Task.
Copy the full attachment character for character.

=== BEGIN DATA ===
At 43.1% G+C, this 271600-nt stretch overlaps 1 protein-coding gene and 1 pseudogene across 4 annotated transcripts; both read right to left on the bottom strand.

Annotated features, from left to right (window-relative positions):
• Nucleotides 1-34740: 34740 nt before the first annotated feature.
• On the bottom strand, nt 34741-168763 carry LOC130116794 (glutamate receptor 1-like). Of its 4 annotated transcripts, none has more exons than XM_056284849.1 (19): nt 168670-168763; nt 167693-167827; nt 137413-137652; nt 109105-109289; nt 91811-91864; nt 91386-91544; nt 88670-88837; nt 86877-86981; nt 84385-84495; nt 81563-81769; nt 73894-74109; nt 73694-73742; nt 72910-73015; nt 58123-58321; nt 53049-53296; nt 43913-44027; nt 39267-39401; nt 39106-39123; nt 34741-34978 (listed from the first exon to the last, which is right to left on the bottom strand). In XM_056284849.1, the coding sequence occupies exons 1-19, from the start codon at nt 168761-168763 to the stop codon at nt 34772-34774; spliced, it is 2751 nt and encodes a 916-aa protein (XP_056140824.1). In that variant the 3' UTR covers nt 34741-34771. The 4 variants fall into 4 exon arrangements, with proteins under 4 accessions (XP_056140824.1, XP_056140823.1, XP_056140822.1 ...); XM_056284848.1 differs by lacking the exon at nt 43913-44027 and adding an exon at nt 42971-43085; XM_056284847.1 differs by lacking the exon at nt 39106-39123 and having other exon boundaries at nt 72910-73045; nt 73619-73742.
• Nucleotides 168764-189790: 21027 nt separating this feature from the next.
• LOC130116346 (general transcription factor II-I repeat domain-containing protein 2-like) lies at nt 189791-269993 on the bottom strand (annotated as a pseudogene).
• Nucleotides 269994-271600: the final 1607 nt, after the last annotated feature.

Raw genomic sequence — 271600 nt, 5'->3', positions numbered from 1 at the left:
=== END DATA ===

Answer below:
At 43.1% G+C, this 271600-nt stretch overlaps 1 protein-coding gene and 1 pseudogene across 4 annotated transcripts; both read right to left on the bottom strand.

Annotated features, from left to right (window-relative positions):
• Nucleotides 1-34740: 34740 nt before the first annotated feature.
• On the bottom strand, nt 34741-168763 carry LOC130116794 (glutamate receptor 1-like). Of its 4 annotated transcripts, none has more exons than XM_056284849.1 (19): nt 168670-168763; nt 167693-167827; nt 137413-137652; nt 109105-109289; nt 91811-91864; nt 91386-91544; nt 88670-88837; nt 86877-86981; nt 84385-84495; nt 81563-81769; nt 73894-74109; nt 73694-73742; nt 72910-73015; nt 58123-58321; nt 53049-53296; nt 43913-44027; nt 39267-39401; nt 39106-39123; nt 34741-34978 (listed from the first exon to the last, which is right to left on the bottom strand). In XM_056284849.1, the coding sequence occupies exons 1-19, from the start codon at nt 168761-168763 to the stop codon at nt 34772-34774; spliced, it is 2751 nt and encodes a 916-aa protein (XP_056140824.1). In that variant the 3' UTR covers nt 34741-34771. The 4 variants fall into 4 exon arrangements, with proteins under 4 accessions (XP_056140824.1, XP_056140823.1, XP_056140822.1 ...); XM_056284848.1 differs by lacking the exon at nt 43913-44027 and adding an exon at nt 42971-43085; XM_056284847.1 differs by lacking the exon at nt 39106-39123 and having other exon boundaries at nt 72910-73045; nt 73619-73742.
• Nucleotides 168764-189790: 21027 nt separating this feature from the next.
• LOC130116346 (general transcription factor II-I repeat domain-containing protein 2-like) lies at nt 189791-269993 on the bottom strand (annotated as a pseudogene).
• Nucleotides 269994-271600: the final 1607 nt, after the last annotated feature.

Raw genomic sequence — 271600 nt, 5'->3', positions numbered from 1 at the left: